Mission - Many companies attempt to prepare a pithy statement about their mission. For example:
"At IBM, we strive to lead in the creation, development and manufacture of the industry's most advanced information technologies, including computer systems, software, networking systems, storage devices and microelectronics. We translate these advanced technologies into value for our customers through our professional solutions and services businesses worldwide."
Such mission statements provide a snapshot of the organization and provide a focal point against which to match ideas and actions. They provide an important planning element because they define the organization's purpose and direction. Interestingly, some organizations have avoided "missioning," in fear that it will limit opportunity for expansive thinking. For example, General Electric specifically states that it does not have a mission statement, per se. Instead, its operating philosophy and business objectives are clearly articulated each year in the Letter to Shareowners, Employees and Customers.
In some sense, though, GE's logo reflects its mission: "imagination at work". Perhaps the subliminal mission is to pursue opportunity wherever it can be found. As a result, GE is one of the world's most diversified entities in terms of the range of products and services it offers.
Objectives - An organization must also consider its specific objectives. In the case of GE:
"Imagine, solve, build and lead - four bold verbs that express what it is to be part of GE. Their action-oriented nature says something about who we are - and should serve to energize ourselves and our teams around leading change and driving performance."
The objective of a business organization must include delivery of goods or services while providing a return (i.e., driving performance) for its investors. Without this objective, the organization serves no purpose and/or will cease to exist.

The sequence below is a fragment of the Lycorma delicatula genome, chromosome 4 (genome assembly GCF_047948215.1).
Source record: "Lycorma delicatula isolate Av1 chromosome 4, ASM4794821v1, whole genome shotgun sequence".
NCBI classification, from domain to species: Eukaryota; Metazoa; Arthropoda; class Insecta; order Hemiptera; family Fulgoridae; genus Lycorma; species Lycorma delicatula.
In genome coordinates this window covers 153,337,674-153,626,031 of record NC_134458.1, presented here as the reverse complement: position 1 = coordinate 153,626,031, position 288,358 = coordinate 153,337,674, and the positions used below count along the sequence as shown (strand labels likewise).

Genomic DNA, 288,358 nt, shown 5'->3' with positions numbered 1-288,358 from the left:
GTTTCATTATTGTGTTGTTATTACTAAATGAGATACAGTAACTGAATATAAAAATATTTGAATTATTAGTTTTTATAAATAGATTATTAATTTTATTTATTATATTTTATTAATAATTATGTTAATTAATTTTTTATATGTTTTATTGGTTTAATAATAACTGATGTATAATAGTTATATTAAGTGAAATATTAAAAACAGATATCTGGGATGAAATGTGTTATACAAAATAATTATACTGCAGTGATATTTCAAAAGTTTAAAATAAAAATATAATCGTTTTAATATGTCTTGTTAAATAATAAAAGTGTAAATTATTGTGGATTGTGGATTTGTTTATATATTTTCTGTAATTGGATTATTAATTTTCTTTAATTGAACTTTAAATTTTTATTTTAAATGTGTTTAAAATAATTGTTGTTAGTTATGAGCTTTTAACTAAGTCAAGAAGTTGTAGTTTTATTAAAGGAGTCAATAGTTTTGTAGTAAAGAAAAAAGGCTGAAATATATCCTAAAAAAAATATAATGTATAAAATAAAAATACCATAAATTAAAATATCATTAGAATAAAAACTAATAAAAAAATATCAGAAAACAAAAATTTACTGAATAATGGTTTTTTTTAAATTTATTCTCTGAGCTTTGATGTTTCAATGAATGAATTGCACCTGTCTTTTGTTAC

Overall, then, the strategic structure of an organization is established by how well it defines its values and purpose. But, how does the managerial accountant help in this process? At first glance, these strategic issues seem to be broad and without accounting context. But, information is needed about the "returns" that are being generated for investors; this accounting information is necessary to determine whether the profit objective is being achieved. Actually, though, managerial accounting goes much deeper. For example, how are core values policed? Consider that someone must monitor and provide information on environmental compliance. What is the most effective method for handling and properly disposing of hazardous waste? Are there alternative products that may cost more to acquire but cost less to dispose? What system must be established to record and track such material, etc.? All of these issues require "accountability." As another example, ethical codes likely deal with bidding procedures to obtain the best prices from capable suppliers. What controls are needed to monitor the purchasing process, provide for the best prices, and audit the quality of procured goods? All of these issues quickly evolve into internal accounting tasks. And, the managerial accountant will be heavily involved in providing input on all phases of corporate strategy.